One serious problem with tucking the pelvis that hits runners particularly hard is excessive heel strike. While this may also occur in walking with a tucked pelvis, running or even slow jogging will mean that an unduly forward thrusting front leg will suffer more impact. This may result in not only wear and tear, but immediate and painful damage, as the femoral head (top of the thigh bone) is jammed back into the hip socket, and the knee joint of a more forward and likely more straightened leg is jarred.  Sticking the heel forward is like ramming the brakes on while still stepping on the gas! The answer to a thudding heel strike is not to buy excessively padded shoes, but to antevert the pelvis.


A tucked pelvis points the thighs forward, resulting in an excessive heel strike and jarring through the front leg knee and hip. sportssurgeryclinic.com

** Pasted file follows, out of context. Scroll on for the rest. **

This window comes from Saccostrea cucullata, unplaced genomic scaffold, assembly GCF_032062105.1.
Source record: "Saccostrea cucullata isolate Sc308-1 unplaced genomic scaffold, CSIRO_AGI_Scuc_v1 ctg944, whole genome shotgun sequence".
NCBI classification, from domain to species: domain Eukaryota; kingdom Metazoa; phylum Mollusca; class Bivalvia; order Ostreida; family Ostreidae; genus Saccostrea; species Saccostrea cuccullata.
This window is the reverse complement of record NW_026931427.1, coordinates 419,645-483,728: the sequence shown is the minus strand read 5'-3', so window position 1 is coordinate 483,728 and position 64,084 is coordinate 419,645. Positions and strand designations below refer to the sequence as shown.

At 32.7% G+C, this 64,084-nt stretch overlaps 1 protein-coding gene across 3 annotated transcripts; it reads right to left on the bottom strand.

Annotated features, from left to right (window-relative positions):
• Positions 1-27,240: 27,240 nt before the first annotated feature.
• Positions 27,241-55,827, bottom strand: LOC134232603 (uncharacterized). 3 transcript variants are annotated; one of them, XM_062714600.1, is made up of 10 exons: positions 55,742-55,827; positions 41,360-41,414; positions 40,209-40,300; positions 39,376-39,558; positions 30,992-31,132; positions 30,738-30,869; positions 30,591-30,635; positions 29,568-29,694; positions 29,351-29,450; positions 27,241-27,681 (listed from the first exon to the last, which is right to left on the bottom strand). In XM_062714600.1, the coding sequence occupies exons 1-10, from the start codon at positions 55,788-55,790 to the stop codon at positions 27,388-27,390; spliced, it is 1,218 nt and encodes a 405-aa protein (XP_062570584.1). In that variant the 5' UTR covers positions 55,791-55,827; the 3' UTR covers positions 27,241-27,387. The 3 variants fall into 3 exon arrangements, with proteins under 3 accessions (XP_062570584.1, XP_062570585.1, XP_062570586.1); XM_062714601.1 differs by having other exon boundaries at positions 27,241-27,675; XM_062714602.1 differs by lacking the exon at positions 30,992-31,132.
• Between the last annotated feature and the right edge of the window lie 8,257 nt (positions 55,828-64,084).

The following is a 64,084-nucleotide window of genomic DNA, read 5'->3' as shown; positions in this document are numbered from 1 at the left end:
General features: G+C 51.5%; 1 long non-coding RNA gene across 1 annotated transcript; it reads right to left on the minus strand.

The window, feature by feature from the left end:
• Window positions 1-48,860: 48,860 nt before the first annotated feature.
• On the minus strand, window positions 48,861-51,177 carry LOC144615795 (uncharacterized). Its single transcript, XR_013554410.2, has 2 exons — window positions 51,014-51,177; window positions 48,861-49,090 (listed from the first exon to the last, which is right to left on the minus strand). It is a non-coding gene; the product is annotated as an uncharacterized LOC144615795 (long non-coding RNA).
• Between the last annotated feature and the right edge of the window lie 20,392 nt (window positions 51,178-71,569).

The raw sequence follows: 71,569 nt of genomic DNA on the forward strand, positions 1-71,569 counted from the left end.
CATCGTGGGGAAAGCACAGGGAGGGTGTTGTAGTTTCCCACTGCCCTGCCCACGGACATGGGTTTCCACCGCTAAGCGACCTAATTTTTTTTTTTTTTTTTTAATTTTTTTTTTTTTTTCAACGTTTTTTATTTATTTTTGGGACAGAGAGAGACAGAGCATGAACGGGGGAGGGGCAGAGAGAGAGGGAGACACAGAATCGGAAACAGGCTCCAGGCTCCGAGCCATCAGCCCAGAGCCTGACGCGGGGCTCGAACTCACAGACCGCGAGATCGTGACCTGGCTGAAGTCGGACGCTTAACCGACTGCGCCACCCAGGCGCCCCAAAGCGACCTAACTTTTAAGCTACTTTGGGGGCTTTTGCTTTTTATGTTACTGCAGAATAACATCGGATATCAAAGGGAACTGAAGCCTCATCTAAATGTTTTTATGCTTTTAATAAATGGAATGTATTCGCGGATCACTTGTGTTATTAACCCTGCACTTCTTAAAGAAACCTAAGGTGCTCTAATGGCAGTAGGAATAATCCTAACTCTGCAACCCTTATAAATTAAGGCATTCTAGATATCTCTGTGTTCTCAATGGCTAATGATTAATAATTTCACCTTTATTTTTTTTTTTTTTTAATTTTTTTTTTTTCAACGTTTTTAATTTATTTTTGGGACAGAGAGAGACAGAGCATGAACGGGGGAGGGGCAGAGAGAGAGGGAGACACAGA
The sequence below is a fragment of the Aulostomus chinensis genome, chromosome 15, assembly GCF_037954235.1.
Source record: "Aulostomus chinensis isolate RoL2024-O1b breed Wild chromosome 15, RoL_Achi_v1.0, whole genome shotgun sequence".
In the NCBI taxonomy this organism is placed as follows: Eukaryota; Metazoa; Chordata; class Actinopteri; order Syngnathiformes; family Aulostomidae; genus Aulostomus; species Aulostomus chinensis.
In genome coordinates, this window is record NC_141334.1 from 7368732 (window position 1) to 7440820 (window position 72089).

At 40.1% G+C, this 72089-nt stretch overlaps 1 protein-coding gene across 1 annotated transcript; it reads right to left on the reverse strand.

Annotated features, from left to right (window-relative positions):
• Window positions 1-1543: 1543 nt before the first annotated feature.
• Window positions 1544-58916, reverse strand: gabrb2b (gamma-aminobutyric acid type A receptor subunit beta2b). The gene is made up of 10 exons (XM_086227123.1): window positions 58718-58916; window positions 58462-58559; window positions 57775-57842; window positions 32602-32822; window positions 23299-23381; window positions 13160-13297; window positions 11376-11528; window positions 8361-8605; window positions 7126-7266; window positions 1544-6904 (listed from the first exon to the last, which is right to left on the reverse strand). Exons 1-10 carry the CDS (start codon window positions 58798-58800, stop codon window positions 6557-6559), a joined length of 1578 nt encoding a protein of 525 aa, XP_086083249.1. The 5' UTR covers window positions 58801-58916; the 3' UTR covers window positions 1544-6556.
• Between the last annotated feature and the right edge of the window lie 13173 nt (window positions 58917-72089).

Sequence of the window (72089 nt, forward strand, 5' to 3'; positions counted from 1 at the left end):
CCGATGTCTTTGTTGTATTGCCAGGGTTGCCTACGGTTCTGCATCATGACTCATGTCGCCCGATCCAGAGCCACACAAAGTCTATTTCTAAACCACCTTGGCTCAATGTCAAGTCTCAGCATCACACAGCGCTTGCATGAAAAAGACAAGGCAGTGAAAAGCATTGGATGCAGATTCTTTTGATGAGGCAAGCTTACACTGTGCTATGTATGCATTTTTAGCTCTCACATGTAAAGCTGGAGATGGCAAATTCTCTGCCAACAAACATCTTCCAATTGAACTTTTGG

This runner has her behind behind, but the orientation of her pelvis comes from a
swayed lumbar area, not from L5-S1. The front of her rib cage and chin are pulled up.
She is about to heel strike—bad news for her straightened front leg and hip joint.
Unsplash

Doing a much better job, an anteverted pelvis:

  • Puts the muscles and soft tissues, especially the glutes, in a position of mechanical advantage, without threatening the lumbar spine
  • Enables better weight distribution and therefore bone health 
  • Places the thigh in a healthier position to absorb forces in the hip socket 
  • Allows landing with a bent front knee, with better shock absorption 
  • Facilitates a light heel/midfoot landing, avoids excessive heel strike, is more energy-efficient

Female runner in back/profile view showing good form and anteverted pelvis